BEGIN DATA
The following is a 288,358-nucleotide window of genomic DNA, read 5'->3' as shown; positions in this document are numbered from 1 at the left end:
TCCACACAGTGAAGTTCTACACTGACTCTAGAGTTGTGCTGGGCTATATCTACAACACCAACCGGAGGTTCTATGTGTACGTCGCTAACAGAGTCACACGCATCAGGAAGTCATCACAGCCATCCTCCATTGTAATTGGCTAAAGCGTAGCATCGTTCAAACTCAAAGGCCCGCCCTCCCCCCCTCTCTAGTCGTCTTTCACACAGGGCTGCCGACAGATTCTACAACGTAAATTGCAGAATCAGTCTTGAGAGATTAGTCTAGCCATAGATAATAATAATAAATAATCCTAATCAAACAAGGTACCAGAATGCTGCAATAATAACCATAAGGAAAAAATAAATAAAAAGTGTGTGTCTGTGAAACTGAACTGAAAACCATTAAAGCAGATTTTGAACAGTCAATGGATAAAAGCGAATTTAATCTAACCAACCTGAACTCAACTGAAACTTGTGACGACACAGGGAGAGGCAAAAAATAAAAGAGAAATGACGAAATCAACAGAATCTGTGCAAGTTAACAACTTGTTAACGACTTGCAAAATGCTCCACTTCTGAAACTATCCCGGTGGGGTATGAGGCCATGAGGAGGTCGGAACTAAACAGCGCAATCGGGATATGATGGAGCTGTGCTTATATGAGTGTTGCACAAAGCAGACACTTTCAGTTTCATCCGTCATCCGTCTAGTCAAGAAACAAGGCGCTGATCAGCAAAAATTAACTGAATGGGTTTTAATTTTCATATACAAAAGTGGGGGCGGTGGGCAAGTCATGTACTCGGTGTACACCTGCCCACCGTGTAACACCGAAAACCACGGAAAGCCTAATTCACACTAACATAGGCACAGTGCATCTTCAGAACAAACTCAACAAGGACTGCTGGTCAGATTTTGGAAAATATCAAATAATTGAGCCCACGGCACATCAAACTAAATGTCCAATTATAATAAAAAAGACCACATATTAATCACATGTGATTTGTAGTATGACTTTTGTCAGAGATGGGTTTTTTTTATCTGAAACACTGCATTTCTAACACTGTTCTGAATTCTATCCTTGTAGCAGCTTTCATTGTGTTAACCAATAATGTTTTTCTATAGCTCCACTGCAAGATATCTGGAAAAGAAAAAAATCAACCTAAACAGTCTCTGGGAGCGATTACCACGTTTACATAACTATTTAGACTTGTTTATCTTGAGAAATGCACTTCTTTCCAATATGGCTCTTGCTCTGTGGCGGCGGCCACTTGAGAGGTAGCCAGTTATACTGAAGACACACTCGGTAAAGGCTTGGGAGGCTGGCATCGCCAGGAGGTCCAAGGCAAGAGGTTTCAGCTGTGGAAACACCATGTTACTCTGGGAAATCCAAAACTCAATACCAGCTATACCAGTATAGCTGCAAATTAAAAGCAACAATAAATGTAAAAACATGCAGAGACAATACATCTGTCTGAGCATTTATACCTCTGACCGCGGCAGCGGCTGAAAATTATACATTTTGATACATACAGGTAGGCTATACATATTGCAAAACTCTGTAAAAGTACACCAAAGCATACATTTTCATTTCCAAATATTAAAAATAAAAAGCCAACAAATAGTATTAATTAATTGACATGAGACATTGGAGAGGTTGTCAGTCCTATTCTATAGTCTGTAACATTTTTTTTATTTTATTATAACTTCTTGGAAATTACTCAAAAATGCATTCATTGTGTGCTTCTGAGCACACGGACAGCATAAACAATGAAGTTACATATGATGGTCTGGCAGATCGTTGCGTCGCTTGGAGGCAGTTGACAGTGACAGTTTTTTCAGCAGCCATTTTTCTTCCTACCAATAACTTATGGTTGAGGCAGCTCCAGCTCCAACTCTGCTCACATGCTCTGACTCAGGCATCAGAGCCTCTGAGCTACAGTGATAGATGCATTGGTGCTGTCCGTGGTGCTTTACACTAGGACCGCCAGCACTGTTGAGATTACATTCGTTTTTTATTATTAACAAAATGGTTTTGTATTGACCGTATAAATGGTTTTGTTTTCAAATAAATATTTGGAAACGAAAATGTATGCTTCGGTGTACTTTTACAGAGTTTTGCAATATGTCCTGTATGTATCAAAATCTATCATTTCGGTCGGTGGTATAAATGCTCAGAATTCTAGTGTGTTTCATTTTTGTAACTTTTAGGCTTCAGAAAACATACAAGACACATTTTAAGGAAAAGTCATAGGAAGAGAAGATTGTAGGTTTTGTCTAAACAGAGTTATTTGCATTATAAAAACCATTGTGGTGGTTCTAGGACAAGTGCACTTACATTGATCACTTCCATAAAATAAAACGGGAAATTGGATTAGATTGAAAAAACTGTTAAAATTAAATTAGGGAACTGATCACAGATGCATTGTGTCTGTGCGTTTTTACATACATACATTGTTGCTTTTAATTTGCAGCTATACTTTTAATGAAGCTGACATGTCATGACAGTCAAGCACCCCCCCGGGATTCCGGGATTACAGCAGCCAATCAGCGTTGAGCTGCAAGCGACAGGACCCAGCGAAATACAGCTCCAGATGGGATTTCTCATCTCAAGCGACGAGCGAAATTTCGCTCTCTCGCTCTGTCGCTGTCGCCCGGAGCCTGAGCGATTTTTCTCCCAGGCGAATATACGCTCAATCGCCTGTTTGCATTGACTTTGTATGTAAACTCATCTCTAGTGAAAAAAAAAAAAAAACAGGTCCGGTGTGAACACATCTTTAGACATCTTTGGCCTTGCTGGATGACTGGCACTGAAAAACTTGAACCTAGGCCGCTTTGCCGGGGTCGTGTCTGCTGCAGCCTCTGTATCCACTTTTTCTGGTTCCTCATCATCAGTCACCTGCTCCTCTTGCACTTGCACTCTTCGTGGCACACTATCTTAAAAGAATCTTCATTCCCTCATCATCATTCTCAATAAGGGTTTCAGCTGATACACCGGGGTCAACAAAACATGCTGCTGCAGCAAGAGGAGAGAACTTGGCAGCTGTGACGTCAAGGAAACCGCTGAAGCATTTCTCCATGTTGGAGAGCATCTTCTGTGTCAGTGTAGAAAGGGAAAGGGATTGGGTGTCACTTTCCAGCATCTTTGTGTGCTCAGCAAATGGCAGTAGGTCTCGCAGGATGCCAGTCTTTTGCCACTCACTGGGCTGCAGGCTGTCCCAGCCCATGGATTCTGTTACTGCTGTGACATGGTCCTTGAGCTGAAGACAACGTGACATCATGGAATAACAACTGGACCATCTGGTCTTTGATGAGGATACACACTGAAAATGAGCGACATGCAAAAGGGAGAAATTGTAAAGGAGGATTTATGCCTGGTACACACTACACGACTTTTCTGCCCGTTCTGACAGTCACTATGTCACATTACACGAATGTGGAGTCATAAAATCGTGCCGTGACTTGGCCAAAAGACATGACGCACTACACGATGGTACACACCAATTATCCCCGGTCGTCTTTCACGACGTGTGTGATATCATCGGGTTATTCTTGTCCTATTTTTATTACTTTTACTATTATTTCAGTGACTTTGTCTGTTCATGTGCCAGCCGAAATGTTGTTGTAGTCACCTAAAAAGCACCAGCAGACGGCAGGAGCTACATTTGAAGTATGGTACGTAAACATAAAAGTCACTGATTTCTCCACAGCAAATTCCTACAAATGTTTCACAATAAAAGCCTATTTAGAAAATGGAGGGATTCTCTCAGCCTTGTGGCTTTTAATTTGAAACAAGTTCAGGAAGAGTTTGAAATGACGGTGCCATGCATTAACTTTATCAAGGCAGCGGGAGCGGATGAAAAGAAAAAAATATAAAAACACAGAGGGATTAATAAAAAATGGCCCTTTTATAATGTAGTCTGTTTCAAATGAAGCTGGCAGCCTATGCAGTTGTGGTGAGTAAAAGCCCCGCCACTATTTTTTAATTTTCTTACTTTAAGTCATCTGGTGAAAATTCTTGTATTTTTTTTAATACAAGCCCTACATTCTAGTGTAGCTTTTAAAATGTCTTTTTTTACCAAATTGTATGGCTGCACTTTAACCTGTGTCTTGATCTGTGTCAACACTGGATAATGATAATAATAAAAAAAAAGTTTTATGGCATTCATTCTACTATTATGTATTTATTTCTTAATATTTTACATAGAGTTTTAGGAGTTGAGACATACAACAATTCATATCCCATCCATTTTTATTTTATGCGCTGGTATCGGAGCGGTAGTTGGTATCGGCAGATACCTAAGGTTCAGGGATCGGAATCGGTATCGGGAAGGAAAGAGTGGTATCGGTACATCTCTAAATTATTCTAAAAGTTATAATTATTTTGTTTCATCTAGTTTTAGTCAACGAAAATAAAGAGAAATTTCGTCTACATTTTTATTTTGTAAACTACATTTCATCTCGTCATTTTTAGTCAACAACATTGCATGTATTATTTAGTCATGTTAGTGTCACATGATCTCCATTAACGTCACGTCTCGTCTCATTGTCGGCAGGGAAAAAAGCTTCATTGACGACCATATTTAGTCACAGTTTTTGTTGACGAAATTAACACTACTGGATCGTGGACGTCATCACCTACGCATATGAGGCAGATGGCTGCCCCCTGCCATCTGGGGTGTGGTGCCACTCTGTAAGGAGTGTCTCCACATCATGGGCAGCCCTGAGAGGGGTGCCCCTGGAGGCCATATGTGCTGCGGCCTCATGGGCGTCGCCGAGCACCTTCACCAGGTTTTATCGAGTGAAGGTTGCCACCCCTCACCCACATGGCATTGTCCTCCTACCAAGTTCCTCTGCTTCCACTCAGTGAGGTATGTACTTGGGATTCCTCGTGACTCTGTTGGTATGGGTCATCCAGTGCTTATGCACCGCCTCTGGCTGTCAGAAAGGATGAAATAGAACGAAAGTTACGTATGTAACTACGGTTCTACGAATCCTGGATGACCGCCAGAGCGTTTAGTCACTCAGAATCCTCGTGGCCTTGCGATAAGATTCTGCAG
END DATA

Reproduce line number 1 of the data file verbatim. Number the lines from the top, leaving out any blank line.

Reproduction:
The following is a 288,358-nucleotide window of genomic DNA, read 5'->3' as shown; positions in this document are numbered from 1 at the left end: